Posts tagged Non-fiction
Richard Harrison
Author photo: Keeghan Rouleau

Author photo: Keeghan Rouleau

Coming Fall 2019.  Pre-order now .

Coming Fall 2019. Pre-order now.

Richard Harrison’s eight books include the Governor General’s Award–finalist Big Breath of a Wish, and Hero of the Play, the first book of poetry launched at the Hockey Hall of Fame. He teaches English and Creative Writing at Calgary’s Mount Royal University, a position he took up after being the Distinguished Writer-in-Residence at the University of Calgary in 1995. His work has been published, broadcast and displayed around the world, and his poems have been translated into French, Spanish, Portuguese and Arabic. In On Not Losing My Father’s Ashes in the Flood, Richard reflects on his father’s death, the Alberta Flood and what poetry offers a life lived around it.

Titles by Richard Harrison

25: Hockey Poems Selected and New (2019)

On Not Losing My Father's Ashes in the Flood (2016)

Secret Identity Reader: Essays on Sex, Death and the Superhero (2010)

Now is the Winter: Thinking about Hockey (2009)

Worthy of His Fall (2005)

Hero of the Play: 10th Anniversary Edition (2004)

Big Breath of a Wish (1998)

 

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Paul Weinberg
Author photo: Jeff Hayward

Author photo: Jeff Hayward

Paul Weinberg is a veteran journalist and freelance writer whose work has appeared in a wide range of newspapers, magazines and websites including the Globe and Mail, the Monitor (Canadian Centre for Policy Alternatives), Canada's History, rabble.ca, Inter Press Service, NOW, Eye magazine, Metropolis, LobeLog and Quest. He is also working on a forthcoming book on the anti-poverty movement of the 1960s. He lives in Hamilton, Ontario.

Titles by Paul Weinberg

Reclaiming Hamilton: Essays from the New Ambitious City (2019)

Coming Fall 2019.  Pre-order now .

Coming Fall 2019. Pre-order now.

 
Dorothy Ellen Palmer
Author photo: Zekar Photo

Author photo: Zekar Photo

Coming Fall 2019.  Pre-order now .

Coming Fall 2019. Pre-order now.

Dorothy Ellen Palmer is a disabled senior writer, accessibility consultant, and retired high school drama teacher and union activist. She grew up in suburban Toronto, and spent childhood summers at a three-generation cottage near Fenelon Falls.

For three decades, she worked in three provinces as a high school English/Drama teacher, teaching on a Mennonite Colony, a four-room schoolhouse, an adult learning centre attached to a prison and a highly diverse new high school in Pickering. Elected to her union executive each year for fifteen years, she created staff and student workshops to fight bullying, racism, sexism, sexual harassment and homophobia.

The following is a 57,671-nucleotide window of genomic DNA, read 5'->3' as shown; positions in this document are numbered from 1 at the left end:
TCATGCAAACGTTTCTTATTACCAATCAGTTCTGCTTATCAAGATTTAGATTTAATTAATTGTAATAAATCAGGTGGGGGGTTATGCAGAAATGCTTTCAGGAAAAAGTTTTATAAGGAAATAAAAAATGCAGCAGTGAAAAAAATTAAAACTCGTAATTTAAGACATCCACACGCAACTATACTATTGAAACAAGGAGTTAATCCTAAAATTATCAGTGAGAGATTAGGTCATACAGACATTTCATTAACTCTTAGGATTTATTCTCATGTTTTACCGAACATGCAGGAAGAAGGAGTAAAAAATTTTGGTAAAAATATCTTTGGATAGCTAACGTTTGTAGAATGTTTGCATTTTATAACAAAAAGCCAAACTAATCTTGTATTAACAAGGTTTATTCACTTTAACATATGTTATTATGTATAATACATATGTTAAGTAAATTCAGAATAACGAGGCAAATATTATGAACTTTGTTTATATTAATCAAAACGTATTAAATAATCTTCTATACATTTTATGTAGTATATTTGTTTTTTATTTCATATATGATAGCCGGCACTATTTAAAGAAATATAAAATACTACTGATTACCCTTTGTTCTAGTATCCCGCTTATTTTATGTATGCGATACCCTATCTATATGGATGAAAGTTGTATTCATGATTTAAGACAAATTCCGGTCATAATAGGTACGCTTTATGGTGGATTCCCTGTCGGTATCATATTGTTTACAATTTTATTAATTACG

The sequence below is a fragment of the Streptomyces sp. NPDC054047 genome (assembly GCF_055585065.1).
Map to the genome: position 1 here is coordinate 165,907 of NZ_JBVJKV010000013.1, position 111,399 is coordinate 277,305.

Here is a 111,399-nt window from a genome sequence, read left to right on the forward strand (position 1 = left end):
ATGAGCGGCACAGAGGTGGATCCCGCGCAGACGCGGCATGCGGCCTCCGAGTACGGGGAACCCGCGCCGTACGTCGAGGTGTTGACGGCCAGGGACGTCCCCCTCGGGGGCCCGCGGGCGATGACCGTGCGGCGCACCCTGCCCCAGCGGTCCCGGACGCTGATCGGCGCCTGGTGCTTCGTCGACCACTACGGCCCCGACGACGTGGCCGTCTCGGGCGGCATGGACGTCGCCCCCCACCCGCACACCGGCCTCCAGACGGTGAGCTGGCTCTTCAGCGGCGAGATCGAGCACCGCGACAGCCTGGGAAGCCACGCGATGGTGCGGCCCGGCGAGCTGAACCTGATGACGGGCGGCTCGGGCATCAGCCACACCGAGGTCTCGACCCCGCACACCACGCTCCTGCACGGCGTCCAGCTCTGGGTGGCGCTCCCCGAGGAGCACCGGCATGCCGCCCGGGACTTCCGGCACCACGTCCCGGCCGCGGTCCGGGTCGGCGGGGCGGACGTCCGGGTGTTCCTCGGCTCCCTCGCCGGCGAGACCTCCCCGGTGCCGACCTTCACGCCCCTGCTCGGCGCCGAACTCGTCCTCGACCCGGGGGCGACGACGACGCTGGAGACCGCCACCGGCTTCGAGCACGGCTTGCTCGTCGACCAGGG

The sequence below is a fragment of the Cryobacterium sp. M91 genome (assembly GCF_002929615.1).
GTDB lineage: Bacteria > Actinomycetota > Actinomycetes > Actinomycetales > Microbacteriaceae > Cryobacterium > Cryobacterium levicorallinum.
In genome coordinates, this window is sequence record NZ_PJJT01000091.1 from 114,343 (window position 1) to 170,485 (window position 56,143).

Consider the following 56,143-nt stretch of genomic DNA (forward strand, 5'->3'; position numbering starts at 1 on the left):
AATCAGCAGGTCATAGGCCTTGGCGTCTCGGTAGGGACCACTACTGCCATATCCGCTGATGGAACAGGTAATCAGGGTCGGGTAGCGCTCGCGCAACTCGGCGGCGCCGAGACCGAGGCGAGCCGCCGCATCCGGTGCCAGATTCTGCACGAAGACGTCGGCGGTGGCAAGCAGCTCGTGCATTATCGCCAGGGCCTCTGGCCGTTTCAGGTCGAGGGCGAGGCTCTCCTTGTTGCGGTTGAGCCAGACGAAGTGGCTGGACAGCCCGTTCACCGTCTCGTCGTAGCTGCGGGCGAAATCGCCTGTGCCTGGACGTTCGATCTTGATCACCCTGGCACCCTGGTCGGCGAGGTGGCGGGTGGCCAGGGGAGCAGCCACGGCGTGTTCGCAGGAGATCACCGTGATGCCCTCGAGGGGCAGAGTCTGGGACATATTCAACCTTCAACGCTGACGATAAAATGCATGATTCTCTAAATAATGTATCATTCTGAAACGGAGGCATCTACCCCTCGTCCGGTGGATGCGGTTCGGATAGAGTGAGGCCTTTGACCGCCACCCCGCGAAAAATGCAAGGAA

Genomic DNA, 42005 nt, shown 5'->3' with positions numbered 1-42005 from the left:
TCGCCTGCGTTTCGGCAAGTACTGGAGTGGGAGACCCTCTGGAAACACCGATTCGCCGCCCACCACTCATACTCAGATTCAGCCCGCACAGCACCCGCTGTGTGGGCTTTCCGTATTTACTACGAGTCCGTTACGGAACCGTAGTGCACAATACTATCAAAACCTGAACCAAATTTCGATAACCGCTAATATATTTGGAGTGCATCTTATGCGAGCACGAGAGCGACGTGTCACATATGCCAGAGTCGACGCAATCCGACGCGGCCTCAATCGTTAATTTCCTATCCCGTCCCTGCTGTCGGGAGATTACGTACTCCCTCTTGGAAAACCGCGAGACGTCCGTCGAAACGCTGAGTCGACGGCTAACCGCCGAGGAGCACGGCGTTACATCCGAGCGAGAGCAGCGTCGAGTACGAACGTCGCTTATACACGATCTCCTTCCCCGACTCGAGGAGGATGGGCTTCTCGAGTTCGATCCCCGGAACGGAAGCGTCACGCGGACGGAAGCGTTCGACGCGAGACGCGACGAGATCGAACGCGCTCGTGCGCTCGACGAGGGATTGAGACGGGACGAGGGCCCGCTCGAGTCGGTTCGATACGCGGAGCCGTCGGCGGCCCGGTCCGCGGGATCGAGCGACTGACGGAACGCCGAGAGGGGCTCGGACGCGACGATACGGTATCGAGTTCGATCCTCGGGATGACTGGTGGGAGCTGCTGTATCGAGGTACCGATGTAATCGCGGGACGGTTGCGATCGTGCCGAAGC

Dorothy sits on the Accessibility Advisory Board of the Festival of Literary Diversity (FOLD) and is an executive board member for the Canadian Creative Writers and Writing Programs (CCWWP) where she writes a monthly column on disability in CanLit for the newsletter.

Her work has appeared in: REFUSE, Wordgathering, Alt-Minds, All Lit Up, Don't Talk to Me About Love, Little Fiction Big Truths, 49th Shelf and Open Book. Her first novel, When Fenelon Falls, features a disabled teen protagonist in the Woodstock-Moonwalk summer of 1969. She lives in Burlington, Ontario, and can always be found tweeting @depalm.

Titles by Dorothy Ellen Palmer

Falling for Myself (2019)


 

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Ariel Gordon
Photo Credit: Mike Deal

Photo Credit: Mike Deal

Ariel Gordon is the author of two collections of urban-nature poetry, both of which won the Lansdowne Prize for Poetry. Recent projects include the anthology GUSH: menstrual manifestos for our times, co-edited with Tanis MacDonald and Rosanna Deerchild, and the third installment of the National Poetry Month in the Winnipeg Free Press project. She lives in Winnipeg, Manitoba.

Titles by Ariel Gordon

Treed (2019)


 

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John Terpstra
Author photo: Jeff Tessier

Author photo: Jeff Tessier

John Terpstra is the author of ten books of poetry and four books of non-fiction. He often plays in that zone where human beings interact with nature – nature in the city, not the country. The nature he gravitates toward is one that has some experience of us, has had to live with us and our demands, and is no longer pure or whole or perfect, but still somehow manages to be itself – maybe even more than when it was “wild.” He is interested in how natural geography and built geography integrate and relate to each other, and in how history is simultaneous with now. Daylighting Chedoke is a companion book to his two earlier books about Hamilton as a living, breathing geographical location, Falling into Place and The House with the Parapet Wall.